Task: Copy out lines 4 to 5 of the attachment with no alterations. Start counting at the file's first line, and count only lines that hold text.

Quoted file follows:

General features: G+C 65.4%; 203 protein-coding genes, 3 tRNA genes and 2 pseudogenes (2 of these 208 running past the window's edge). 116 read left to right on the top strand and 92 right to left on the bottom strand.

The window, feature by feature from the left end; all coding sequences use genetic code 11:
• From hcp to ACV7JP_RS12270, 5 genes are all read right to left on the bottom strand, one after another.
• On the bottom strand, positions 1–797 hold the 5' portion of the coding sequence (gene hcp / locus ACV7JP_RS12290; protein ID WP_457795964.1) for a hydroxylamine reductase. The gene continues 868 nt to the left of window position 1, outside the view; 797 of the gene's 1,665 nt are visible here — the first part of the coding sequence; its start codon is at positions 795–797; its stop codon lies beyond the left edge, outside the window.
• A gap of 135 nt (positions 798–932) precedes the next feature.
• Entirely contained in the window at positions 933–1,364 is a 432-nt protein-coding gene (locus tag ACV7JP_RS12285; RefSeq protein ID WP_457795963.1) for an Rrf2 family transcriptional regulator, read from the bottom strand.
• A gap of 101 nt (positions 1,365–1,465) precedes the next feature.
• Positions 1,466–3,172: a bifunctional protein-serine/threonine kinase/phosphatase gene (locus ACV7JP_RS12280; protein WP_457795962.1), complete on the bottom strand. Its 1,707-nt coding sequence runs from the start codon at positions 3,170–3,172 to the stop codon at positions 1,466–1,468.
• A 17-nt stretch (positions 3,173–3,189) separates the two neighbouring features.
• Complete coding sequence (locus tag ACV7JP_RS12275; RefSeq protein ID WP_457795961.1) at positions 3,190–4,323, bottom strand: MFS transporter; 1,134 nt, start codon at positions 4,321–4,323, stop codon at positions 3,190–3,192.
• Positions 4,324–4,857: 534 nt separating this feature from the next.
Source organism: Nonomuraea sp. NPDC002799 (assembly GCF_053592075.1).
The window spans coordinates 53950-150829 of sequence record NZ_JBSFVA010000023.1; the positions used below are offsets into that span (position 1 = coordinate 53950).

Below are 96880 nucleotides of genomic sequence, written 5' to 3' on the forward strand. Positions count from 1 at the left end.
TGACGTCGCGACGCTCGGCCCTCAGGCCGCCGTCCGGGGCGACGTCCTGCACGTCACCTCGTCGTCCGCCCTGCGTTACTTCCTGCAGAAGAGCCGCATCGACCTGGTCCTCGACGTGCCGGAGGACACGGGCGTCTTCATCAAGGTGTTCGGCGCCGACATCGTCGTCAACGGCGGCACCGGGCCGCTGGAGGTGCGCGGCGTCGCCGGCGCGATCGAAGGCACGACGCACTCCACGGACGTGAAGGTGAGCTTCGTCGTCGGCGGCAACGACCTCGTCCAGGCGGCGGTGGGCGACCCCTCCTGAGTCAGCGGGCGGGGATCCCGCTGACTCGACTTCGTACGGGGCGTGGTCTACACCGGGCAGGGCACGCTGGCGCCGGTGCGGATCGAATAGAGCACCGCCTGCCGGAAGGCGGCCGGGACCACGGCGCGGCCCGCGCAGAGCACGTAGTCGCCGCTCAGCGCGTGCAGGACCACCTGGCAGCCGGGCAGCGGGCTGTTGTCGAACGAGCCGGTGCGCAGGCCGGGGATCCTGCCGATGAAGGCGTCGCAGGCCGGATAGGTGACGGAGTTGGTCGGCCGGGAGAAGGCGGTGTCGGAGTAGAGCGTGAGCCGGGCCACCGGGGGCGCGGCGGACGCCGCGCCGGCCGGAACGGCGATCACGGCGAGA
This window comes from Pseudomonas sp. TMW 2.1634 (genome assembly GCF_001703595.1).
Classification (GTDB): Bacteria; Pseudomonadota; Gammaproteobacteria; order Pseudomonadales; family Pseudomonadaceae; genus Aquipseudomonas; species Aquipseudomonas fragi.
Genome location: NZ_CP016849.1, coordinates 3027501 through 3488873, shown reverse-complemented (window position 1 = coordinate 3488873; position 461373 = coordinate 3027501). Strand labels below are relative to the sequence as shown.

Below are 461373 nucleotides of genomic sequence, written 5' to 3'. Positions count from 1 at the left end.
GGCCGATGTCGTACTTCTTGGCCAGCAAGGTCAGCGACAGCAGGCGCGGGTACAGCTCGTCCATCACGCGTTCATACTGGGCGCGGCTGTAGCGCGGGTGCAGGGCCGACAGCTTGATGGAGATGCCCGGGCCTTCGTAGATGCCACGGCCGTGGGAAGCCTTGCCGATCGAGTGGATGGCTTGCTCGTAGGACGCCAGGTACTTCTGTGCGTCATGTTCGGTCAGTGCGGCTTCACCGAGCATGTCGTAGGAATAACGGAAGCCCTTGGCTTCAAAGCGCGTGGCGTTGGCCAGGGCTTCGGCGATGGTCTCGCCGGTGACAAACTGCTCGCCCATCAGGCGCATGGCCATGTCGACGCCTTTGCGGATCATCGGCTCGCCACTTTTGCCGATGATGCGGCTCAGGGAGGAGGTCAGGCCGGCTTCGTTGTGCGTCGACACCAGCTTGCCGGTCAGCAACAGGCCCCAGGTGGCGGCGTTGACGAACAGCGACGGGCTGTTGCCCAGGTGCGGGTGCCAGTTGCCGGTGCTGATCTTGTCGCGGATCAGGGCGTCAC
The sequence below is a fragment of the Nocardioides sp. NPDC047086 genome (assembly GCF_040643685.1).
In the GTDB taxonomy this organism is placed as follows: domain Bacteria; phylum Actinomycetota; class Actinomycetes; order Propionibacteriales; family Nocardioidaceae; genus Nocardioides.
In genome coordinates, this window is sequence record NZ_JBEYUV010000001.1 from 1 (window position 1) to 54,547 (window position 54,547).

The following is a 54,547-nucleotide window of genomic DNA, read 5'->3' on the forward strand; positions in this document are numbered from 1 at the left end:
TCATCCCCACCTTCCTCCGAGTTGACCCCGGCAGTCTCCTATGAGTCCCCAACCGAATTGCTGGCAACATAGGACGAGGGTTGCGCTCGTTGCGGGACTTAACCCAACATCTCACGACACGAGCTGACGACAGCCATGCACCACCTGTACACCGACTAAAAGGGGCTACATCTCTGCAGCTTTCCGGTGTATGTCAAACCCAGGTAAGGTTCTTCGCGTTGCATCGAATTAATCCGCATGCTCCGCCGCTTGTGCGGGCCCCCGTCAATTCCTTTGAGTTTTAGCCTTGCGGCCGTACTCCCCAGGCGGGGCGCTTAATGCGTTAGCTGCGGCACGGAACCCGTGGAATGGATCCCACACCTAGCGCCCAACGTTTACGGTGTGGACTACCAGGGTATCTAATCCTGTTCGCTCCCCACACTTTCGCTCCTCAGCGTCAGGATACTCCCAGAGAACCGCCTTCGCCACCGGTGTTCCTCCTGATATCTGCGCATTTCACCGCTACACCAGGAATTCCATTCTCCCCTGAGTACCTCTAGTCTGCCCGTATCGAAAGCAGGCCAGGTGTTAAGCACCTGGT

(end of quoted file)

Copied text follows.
• On the bottom strand, positions 1–797 hold the 5' portion of the coding sequence (gene hcp / locus ACV7JP_RS12290; protein ID WP_457795964.1) for a hydroxylamine reductase. The gene continues 868 nt to the left of window position 1, outside the view; 797 of the gene's 1,665 nt are visible here — the first part of the coding sequence; its start codon is at positions 795–797; its stop codon lies beyond the left edge, outside the window.
• A gap of 135 nt (positions 798–932) precedes the next feature.